The floods and fires that swept through our city left a path of destruction that will require years of recovery and rebuilding work. And in the short term, our subway system remains partially shut down, and many city residents and businesses still have no power. In just 14 months, two hurricanes have forced us to evacuate neighborhoods — something our city government had never done before. If this is a trend, it is simply not sustainable.

Mayor Michael Bloomberg

Mayor Michael Bloomberg

New York City Mayor Michael Bloomberg. Photographer: Spencer T. Tucker

Our climate is changing. And while the increase in extreme weather we have experienced in New York City and around the world may or may not be the result of it, the risk that it might be — given this week’s devastation — should compel all elected leaders to take immediate action.

Here in New York, our comprehensive sustainability plan —PlaNYC — has helped allow us to cut our carbon footprint by 16 percent in just five years, which is the equivalent of eliminating the carbon footprint of a city twice the size ofSeattle. Through the C40 Cities Climate Leadership Group — a partnership among many of the world’s largest cities — local governments are taking action where national governments are not.

Leadership Needed

But we can’t do it alone. We need leadership from the White House — and over the past four years, President Barack Obamahas taken major steps to reduce our carbon consumption, including setting higher fuel-efficiency standards for cars and trucks. His administration also has adopted tighter controls on mercury emissions, which will help to close the dirtiest coal power plants (an effort I have supported through my philanthropy), which are estimated to kill 13,000 Americans a year.

Mitt Romney, too, has a history of tackling climate change. As governor of Massachusetts, he signed on to a regional cap-and-trade plan designed to reduce carbon emissions 10 percent below 1990 levels. “The benefits (of that plan) will be long-lasting and enormous — benefits to our health, our economy, our quality of life, our very landscape. These are actions we can and must take now, if we are to have ‘no regrets’ when we transfer our temporary stewardship of this Earth to the next generation,” he wrote at the time.

He couldn’t have been more right. But since then, he has reversed course, abandoning the very cap-and-trade program he once supported. This issue is too important. We need determined leadership at the national level to move the nation and the world forward.

I believe Mitt Romney is a good and decent man, and he would bring valuable business experience to the Oval Office. He understands that America was built on the promise of equal opportunity, not equal results. In the past he has also taken sensible positions on immigration, illegal guns, abortion rights and health care. But he has reversed course on all of them, and is even running against the health-care model he signed into law in Massachusetts.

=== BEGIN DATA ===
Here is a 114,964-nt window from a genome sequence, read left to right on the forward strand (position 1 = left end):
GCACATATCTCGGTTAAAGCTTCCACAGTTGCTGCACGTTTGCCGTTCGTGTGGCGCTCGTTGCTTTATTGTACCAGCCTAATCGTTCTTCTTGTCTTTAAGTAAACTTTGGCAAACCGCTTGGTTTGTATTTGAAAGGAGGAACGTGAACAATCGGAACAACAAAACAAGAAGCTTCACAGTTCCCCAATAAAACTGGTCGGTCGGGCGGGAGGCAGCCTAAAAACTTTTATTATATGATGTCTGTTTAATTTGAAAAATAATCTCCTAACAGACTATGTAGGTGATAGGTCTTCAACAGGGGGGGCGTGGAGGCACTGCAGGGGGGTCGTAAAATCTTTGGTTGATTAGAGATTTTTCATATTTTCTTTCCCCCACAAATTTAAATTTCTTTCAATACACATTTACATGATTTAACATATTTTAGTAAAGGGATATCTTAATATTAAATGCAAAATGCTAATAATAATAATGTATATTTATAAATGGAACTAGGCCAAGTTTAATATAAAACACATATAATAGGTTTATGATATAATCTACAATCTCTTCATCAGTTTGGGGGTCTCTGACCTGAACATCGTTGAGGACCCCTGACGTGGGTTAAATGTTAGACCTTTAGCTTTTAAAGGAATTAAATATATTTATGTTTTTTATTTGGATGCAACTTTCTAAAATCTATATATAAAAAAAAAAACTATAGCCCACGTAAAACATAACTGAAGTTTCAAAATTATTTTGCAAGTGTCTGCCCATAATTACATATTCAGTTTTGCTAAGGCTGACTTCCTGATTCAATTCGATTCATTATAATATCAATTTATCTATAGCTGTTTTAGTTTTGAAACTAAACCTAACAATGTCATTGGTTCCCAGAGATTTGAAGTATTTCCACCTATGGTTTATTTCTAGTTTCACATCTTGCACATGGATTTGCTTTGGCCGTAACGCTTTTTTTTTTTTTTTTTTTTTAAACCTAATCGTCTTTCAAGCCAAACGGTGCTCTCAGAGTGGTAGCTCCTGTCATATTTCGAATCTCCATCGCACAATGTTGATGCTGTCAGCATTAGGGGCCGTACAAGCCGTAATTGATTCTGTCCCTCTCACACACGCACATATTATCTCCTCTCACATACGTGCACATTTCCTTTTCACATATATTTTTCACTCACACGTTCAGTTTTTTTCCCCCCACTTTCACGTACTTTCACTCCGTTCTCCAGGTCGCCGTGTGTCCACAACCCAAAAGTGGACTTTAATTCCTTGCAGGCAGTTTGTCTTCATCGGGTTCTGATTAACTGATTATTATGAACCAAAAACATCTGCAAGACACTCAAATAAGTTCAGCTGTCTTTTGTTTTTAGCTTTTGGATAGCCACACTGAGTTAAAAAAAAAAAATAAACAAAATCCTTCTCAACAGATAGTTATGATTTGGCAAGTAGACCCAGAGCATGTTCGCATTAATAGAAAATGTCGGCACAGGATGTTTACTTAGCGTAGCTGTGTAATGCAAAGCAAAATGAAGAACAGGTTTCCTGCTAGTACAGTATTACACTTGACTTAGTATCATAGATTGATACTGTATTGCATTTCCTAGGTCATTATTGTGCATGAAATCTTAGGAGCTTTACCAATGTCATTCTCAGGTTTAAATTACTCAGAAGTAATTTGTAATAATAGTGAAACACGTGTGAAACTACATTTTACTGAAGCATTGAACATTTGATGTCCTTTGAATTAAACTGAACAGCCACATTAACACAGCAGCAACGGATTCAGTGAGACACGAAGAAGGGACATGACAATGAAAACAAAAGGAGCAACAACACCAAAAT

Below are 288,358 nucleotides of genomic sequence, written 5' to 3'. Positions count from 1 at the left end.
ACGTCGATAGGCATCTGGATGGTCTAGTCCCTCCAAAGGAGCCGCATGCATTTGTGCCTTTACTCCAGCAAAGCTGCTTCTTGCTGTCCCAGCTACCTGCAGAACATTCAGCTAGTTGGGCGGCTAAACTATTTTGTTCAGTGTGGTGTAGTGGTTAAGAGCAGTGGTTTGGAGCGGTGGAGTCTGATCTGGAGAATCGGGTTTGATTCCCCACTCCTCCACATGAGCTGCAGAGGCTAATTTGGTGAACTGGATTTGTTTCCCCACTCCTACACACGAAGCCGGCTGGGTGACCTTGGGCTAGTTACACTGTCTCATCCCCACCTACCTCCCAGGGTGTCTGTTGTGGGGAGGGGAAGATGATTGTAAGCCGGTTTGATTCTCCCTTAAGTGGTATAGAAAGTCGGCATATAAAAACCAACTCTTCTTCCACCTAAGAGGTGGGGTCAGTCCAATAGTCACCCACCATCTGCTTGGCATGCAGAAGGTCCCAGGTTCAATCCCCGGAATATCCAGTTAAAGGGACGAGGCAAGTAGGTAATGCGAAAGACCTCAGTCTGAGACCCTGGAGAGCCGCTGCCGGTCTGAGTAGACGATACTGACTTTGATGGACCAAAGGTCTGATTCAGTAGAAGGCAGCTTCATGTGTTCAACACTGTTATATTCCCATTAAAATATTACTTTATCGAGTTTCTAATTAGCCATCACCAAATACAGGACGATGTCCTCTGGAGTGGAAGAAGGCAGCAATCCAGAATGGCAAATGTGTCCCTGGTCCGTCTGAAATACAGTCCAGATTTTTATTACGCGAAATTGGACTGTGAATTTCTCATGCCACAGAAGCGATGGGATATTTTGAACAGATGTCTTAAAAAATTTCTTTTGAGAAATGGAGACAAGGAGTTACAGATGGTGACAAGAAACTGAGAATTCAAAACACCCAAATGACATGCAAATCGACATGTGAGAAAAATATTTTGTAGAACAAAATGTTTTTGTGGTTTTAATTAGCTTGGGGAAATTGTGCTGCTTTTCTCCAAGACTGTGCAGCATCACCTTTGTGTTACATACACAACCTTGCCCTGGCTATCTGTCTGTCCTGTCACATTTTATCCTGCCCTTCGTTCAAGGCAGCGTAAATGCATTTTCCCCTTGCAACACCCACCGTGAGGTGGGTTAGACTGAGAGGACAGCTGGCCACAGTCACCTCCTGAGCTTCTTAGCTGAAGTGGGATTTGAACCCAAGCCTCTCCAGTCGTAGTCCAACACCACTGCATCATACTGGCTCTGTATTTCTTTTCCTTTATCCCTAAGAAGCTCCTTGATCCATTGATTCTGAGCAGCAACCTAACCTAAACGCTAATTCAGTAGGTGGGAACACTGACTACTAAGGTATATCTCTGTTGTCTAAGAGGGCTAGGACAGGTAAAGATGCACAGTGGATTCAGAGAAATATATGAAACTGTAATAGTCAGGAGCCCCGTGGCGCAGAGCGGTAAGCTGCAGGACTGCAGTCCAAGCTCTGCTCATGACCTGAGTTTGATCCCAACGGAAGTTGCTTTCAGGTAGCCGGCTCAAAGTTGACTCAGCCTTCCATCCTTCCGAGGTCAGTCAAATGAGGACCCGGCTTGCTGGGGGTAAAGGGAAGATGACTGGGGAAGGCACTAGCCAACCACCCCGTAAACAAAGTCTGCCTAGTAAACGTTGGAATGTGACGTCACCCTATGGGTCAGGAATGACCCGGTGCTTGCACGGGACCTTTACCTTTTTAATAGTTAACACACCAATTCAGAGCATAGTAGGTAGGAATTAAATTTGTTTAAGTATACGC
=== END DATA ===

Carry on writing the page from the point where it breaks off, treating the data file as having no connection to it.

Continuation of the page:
If the 1994 or 2003 version of Mitt Romney were running for president, I may well have voted for him because, like so many other independents, I have found the past four years to be, in a word, disappointing.

In 2008, Obama ran as a pragmatic problem-solver and consensus-builder. But as president, he devoted little time and effort to developing and sustaining a coalition of centrists, which doomed hope for any real progress on illegal guns, immigration, tax reform, job creation and deficit reduction. And rather than uniting the country around a message of shared sacrifice, he engaged in partisan attacks and has embraced a divisive populist agenda focused more on redistributing income than creating it.

Important Victories

Nevertheless, the president has achieved some important victories on issues that will help define our future. His Race to the Top education program — much of which was opposed by the teachers’ unions, a traditional Democratic Party constituency –has helped drive badly needed reform across the country, giving local districts leverage to strengthen accountability in the classroom and expand charter schools. His health-care law — for all its flaws — will provide insurance coverage to people who need it most and save lives.

When I step into the voting booth, I think about the world I want to leave my two daughters, and the values that are required to guide us there. The two parties’ nominees for president offer different visions of where they want to lead America.

One believes a woman’s right to choose should be protected for future generations; one does not. That difference, given the likelihood of Supreme Court vacancies, weighs heavily on my decision.

One recognizes marriage equality as consistent with America’s march of freedom; one does not. I want our president to be on the right side of history.

One sees climate change as an urgent problem that threatens our planet; one does not. I want our president to place scientific evidence and risk management above electoral politics.

Of course, neither candidate has specified what hard decisions he will make to get our economy back on track while also balancing the budget. But in the end, what matters most isn’t the shape of any particular proposal; it’s the work that must be done to bring members of Congress together to achieve bipartisan solutions.

Presidents Bill Clinton and Ronald Reagan both found success while their parties were out of power in Congress — and President Obama can, too. If he listens to people on both sides of the aisle, and builds the trust of moderates, he can fulfill the hope he inspired four years ago and lead our country toward a better future for my children and yours. And that’s why I will be voting for him.

(Michael R. Bloomberg is mayor of New York and founder and majority owner of Bloomberg News parent Bloomberg LP.)

To contact the Bloomberg View editorial board:view@bloomberg.net.

States Diverting Money From Climate Initiative November 29, 2010

Posted by Laura Arnold in Emissions Trading/Cap and Trade.
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November 28, 2010